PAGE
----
As the holidays end and Canadians prepare for a new year, an initiative led by one of the world’s wealthiest men encouraging his peers to bequeath their fortunes to charity has shone a spotlight on a growing trend of charitable giving through estate plans.Hull & Hull LLP associate Nadia Harasymowycz believes billionaire investor Warren Buffett’s campaign, while targeted at the ultra-wealthy, will raise awareness of charitable giving among all income levels. Many people will get on board through their estate plans, she suggests.
“People have an interest in generally helping others,” says Harasymowycz. “If it’s something you’ve been involved with in your lifetime - giving to a charity either with your time or money - then that’s something I think people do contemplate continuing to do after death. One of the only ways you can do that is though charitable gifting through your estate.”
Through the giving pledge, Buffett and Bill Gates are urging American millionaires to announce their intention to give away at least 50 per cent of their wealth upon death. By August, 40 billionaires had signed on.
Malcolm Burrows is head of philanthropic advisory services at Scotia Private Client Group. In that role, he helps plan, set up, and operate foundations for people through the estate planning process with lifetime gifts. He suggests the giving pledge is a harbinger of a wider social trend that has been going on for years.
“There’s no question that there are more of these donations, and they’re larger,” says Burrows. Overall charitable giving, he notes, has risen at almost twice the rate of the general economy over the past 15 years or so.
“Anecdotally, what we’re seeing is significant increases in large gifts during lifetimes as well as estate gifts,” he adds. “So it’s a combination of the two, which is helping drive up, in relative terms, disproportionate growth of this sector.”
While giving has increased steadily, approaches to doing so have also evolved. Donors, for example, are increasingly opting to provide specific direction for the use of their donation.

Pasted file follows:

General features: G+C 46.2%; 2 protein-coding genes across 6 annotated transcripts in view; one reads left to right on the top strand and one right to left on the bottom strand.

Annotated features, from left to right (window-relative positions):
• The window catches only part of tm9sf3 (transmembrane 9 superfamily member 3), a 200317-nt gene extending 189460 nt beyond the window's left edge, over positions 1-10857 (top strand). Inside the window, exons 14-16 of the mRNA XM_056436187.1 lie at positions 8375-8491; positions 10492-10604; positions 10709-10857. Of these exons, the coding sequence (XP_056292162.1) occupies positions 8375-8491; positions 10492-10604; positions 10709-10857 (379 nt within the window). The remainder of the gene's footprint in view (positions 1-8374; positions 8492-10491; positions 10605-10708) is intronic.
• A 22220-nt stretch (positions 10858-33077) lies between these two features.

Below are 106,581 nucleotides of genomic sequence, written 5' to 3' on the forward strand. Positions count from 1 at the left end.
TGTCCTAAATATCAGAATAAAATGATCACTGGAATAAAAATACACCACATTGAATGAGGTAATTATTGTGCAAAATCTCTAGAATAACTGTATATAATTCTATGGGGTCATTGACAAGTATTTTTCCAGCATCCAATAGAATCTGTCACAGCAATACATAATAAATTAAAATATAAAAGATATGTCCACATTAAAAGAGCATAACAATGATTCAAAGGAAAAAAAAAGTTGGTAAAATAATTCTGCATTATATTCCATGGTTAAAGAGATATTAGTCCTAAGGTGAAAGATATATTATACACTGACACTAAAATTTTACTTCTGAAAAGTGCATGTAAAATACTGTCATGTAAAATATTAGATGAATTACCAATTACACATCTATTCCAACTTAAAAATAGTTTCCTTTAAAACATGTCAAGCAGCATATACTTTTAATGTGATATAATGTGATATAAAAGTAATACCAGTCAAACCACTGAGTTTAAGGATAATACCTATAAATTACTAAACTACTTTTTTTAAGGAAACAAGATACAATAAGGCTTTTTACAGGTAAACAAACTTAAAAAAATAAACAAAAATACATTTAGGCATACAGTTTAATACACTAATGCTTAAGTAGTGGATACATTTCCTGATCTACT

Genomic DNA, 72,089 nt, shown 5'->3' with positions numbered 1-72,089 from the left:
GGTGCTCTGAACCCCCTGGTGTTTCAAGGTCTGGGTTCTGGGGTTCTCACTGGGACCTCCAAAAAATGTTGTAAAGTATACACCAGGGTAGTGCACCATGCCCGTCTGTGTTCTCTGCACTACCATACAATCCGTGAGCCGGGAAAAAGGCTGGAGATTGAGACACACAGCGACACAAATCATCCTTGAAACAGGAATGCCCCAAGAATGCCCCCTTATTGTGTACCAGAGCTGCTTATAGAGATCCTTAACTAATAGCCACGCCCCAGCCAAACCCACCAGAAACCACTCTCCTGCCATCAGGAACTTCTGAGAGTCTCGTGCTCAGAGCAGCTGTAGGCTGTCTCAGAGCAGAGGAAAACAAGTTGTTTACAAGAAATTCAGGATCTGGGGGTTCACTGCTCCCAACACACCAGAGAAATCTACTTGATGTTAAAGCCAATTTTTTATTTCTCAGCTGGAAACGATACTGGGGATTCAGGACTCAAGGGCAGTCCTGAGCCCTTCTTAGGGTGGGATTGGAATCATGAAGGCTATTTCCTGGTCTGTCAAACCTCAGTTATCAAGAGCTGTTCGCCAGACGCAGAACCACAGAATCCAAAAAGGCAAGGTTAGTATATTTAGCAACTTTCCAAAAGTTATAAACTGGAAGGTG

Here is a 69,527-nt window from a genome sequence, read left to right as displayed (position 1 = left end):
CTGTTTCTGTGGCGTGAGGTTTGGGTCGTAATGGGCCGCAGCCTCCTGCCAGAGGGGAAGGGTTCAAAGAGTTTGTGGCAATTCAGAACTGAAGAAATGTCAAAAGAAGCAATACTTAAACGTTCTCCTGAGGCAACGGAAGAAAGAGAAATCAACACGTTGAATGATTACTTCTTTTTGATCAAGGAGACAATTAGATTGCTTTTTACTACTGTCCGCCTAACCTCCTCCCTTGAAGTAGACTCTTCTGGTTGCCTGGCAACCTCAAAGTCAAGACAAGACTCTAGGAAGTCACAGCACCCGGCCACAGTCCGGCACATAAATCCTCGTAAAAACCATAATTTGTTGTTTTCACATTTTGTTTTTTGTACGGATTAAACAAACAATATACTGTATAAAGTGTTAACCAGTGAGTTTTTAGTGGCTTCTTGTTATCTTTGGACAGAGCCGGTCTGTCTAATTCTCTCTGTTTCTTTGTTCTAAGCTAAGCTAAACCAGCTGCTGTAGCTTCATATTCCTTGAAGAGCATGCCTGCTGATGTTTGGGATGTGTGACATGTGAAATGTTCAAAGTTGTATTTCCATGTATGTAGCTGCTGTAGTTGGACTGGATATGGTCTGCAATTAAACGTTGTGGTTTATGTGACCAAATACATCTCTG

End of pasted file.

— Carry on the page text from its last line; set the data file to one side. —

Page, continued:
In the past, a charity would be named in a plan, but a further sub-designation would be left out. That appears to have changed.
“The trend that we see is a much higher level of donor involvement and a corresponding charity sophistication,” Burrows says.
“The whole dialogue between the client and the charity is beginning to change. They have more specific ideas about what they want the money to do.”
There was a time when all that was required for a donation to be carried out through a will was a correct reference to a specifically named charity.
But more recently, gaps have been found in what a donor wishes to do with the money and the mandate of the organization receiving it.
“So there may be restrictions that the donor wishes to place on the gift that the charity may or may not be able to fulfil later on,” says Burrows.
Because of this gap, he recommends lawyers helping write such provisions in an estate plan ensure they fully grasp the client’s wishes and that the charity selected to carry out that desire is able to do so.
“Otherwise, you’re going to end up with intestacies or failed gifts,” he says. “In extreme cases, the gift fails and it goes back into the residue of the estate.”
Complications like this have prompted lawyers like William Innes, counsel with Fraser Milner Casgrain LLP, to make sure donors have gotten what he calls “emotional sign off” from their family regarding the gift.
At the end of the day, if a gift fails, it generally falls to the family to work out where the funds will go. As a result, Innes says it’s important to deal with significant charitable gifts - money that family members may feel entitled to themselves - tactfully.
“In some cases, people want to get a written sort of agreement that they won’t object to this,” says Innes. “I don’t normally recommend that.
I think that as long as you’ve got evidence that the intention has been communicated to the family and that no specific protests have been registered at the time, that normally will be sufficient to protect the gift.”
He says this could help manage the emotional aspects of the situation by helping children and grandchildren understand that they’re not being shunned through the charitable contribution.
As well, while charitable offerings can create an unmistakable legacy, Innes believes it’s important to take a measured approach.
“A fair balance between family considerations and charitable considerations is always a wise approach when looking at major charitable gifts,” he says.
“Too much one way, too much the other can cause the donor and his or her family a lot of grief.”